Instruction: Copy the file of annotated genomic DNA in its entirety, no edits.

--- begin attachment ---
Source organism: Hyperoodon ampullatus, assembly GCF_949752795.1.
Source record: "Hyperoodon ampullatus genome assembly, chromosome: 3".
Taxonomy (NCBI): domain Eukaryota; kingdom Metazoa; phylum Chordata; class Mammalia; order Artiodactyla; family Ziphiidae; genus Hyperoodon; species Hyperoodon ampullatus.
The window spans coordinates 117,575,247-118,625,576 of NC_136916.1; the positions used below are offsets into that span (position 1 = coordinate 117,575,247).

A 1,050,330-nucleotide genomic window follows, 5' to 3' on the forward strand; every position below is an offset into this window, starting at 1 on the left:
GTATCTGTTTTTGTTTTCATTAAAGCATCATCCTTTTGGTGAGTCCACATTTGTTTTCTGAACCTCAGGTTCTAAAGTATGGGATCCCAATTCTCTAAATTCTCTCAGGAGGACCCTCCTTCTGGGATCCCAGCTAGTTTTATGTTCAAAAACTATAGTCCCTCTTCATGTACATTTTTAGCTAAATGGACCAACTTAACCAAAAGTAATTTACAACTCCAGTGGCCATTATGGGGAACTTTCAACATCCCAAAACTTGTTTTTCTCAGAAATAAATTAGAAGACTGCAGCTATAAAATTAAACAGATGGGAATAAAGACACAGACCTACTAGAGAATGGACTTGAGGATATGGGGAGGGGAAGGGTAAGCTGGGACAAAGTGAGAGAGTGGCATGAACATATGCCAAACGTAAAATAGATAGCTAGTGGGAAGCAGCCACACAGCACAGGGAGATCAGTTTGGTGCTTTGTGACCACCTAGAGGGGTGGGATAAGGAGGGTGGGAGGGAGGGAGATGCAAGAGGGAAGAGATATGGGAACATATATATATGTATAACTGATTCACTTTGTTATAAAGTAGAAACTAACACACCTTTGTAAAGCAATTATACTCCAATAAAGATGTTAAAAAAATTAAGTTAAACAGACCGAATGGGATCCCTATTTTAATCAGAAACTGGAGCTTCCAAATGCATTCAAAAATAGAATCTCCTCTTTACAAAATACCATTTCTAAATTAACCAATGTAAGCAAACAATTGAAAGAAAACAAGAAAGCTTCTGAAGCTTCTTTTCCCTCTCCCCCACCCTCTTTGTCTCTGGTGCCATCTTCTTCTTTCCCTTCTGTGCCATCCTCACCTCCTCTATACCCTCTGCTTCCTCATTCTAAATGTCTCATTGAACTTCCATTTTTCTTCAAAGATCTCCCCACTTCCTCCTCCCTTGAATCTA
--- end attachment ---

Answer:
Source organism: Hyperoodon ampullatus, assembly GCF_949752795.1.
Source record: "Hyperoodon ampullatus genome assembly, chromosome: 3".
Taxonomy (NCBI): domain Eukaryota; kingdom Metazoa; phylum Chordata; class Mammalia; order Artiodactyla; family Ziphiidae; genus Hyperoodon; species Hyperoodon ampullatus.
The window spans coordinates 117,575,247-118,625,576 of NC_136916.1; the positions used below are offsets into that span (position 1 = coordinate 117,575,247).

A 1,050,330-nucleotide genomic window follows, 5' to 3' on the forward strand; every position below is an offset into this window, starting at 1 on the left:
GTATCTGTTTTTGTTTTCATTAAAGCATCATCCTTTTGGTGAGTCCACATTTGTTTTCTGAACCTCAGGTTCTAAAGTATGGGATCCCAATTCTCTAAATTCTCTCAGGAGGACCCTCCTTCTGGGATCCCAGCTAGTTTTATGTTCAAAAACTATAGTCCCTCTTCATGTACATTTTTAGCTAAATGGACCAACTTAACCAAAAGTAATTTACAACTCCAGTGGCCATTATGGGGAACTTTCAACATCCCAAAACTTGTTTTTCTCAGAAATAAATTAGAAGACTGCAGCTATAAAATTAAACAGATGGGAATAAAGACACAGACCTACTAGAGAATGGACTTGAGGATATGGGGAGGGGAAGGGTAAGCTGGGACAAAGTGAGAGAGTGGCATGAACATATGCCAAACGTAAAATAGATAGCTAGTGGGAAGCAGCCACACAGCACAGGGAGATCAGTTTGGTGCTTTGTGACCACCTAGAGGGGTGGGATAAGGAGGGTGGGAGGGAGGGAGATGCAAGAGGGAAGAGATATGGGAACATATATATATGTATAACTGATTCACTTTGTTATAAAGTAGAAACTAACACACCTTTGTAAAGCAATTATACTCCAATAAAGATGTTAAAAAAATTAAGTTAAACAGACCGAATGGGATCCCTATTTTAATCAGAAACTGGAGCTTCCAAATGCATTCAAAAATAGAATCTCCTCTTTACAAAATACCATTTCTAAATTAACCAATGTAAGCAAACAATTGAAAGAAAACAAGAAAGCTTCTGAAGCTTCTTTTCCCTCTCCCCCACCCTCTTTGTCTCTGGTGCCATCTTCTTCTTTCCCTTCTGTGCCATCCTCACCTCCTCTATACCCTCTGCTTCCTCATTCTAAATGTCTCATTGAACTTCCATTTTTCTTCAAAGATCTCCCCACTTCCTCCTCCCTTGAATCTA